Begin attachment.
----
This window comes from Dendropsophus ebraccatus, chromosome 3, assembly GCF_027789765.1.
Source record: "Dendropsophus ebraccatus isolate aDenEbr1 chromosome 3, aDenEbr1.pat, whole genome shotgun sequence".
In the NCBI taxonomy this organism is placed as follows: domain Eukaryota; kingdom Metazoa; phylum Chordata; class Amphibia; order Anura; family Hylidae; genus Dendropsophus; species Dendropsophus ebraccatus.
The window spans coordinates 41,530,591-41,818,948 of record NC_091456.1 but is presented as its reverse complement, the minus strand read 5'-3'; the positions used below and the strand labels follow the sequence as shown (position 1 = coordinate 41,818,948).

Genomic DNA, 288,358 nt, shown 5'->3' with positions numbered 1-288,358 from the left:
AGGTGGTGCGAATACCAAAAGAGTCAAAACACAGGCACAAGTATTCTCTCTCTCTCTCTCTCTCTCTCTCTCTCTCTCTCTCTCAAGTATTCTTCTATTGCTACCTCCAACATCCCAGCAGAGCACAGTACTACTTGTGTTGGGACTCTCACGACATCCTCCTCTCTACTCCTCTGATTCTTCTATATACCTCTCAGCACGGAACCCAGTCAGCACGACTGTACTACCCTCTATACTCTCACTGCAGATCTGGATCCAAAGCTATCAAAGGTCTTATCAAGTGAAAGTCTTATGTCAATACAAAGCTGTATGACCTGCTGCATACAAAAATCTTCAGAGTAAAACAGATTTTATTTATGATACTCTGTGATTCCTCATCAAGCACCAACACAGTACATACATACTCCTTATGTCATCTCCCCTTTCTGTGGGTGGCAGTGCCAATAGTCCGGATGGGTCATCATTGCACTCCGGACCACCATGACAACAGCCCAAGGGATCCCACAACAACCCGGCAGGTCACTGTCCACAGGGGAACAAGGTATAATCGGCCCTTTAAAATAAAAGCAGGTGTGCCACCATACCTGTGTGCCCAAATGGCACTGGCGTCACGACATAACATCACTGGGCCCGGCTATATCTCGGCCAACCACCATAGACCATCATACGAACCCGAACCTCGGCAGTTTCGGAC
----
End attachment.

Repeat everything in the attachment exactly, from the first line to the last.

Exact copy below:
This window comes from Dendropsophus ebraccatus, chromosome 3, assembly GCF_027789765.1.
Source record: "Dendropsophus ebraccatus isolate aDenEbr1 chromosome 3, aDenEbr1.pat, whole genome shotgun sequence".
In the NCBI taxonomy this organism is placed as follows: domain Eukaryota; kingdom Metazoa; phylum Chordata; class Amphibia; order Anura; family Hylidae; genus Dendropsophus; species Dendropsophus ebraccatus.
The window spans coordinates 41,530,591-41,818,948 of record NC_091456.1 but is presented as its reverse complement, the minus strand read 5'-3'; the positions used below and the strand labels follow the sequence as shown (position 1 = coordinate 41,818,948).

Genomic DNA, 288,358 nt, shown 5'->3' with positions numbered 1-288,358 from the left:
AGGTGGTGCGAATACCAAAAGAGTCAAAACACAGGCACAAGTATTCTCTCTCTCTCTCTCTCTCTCTCTCTCTCTCTCTCTCTCAAGTATTCTTCTATTGCTACCTCCAACATCCCAGCAGAGCACAGTACTACTTGTGTTGGGACTCTCACGACATCCTCCTCTCTACTCCTCTGATTCTTCTATATACCTCTCAGCACGGAACCCAGTCAGCACGACTGTACTACCCTCTATACTCTCACTGCAGATCTGGATCCAAAGCTATCAAAGGTCTTATCAAGTGAAAGTCTTATGTCAATACAAAGCTGTATGACCTGCTGCATACAAAAATCTTCAGAGTAAAACAGATTTTATTTATGATACTCTGTGATTCCTCATCAAGCACCAACACAGTACATACATACTCCTTATGTCATCTCCCCTTTCTGTGGGTGGCAGTGCCAATAGTCCGGATGGGTCATCATTGCACTCCGGACCACCATGACAACAGCCCAAGGGATCCCACAACAACCCGGCAGGTCACTGTCCACAGGGGAACAAGGTATAATCGGCCCTTTAAAATAAAAGCAGGTGTGCCACCATACCTGTGTGCCCAAATGGCACTGGCGTCACGACATAACATCACTGGGCCCGGCTATATCTCGGCCAACCACCATAGACCATCATACGAACCCGAACCTCGGCAGTTTCGGAC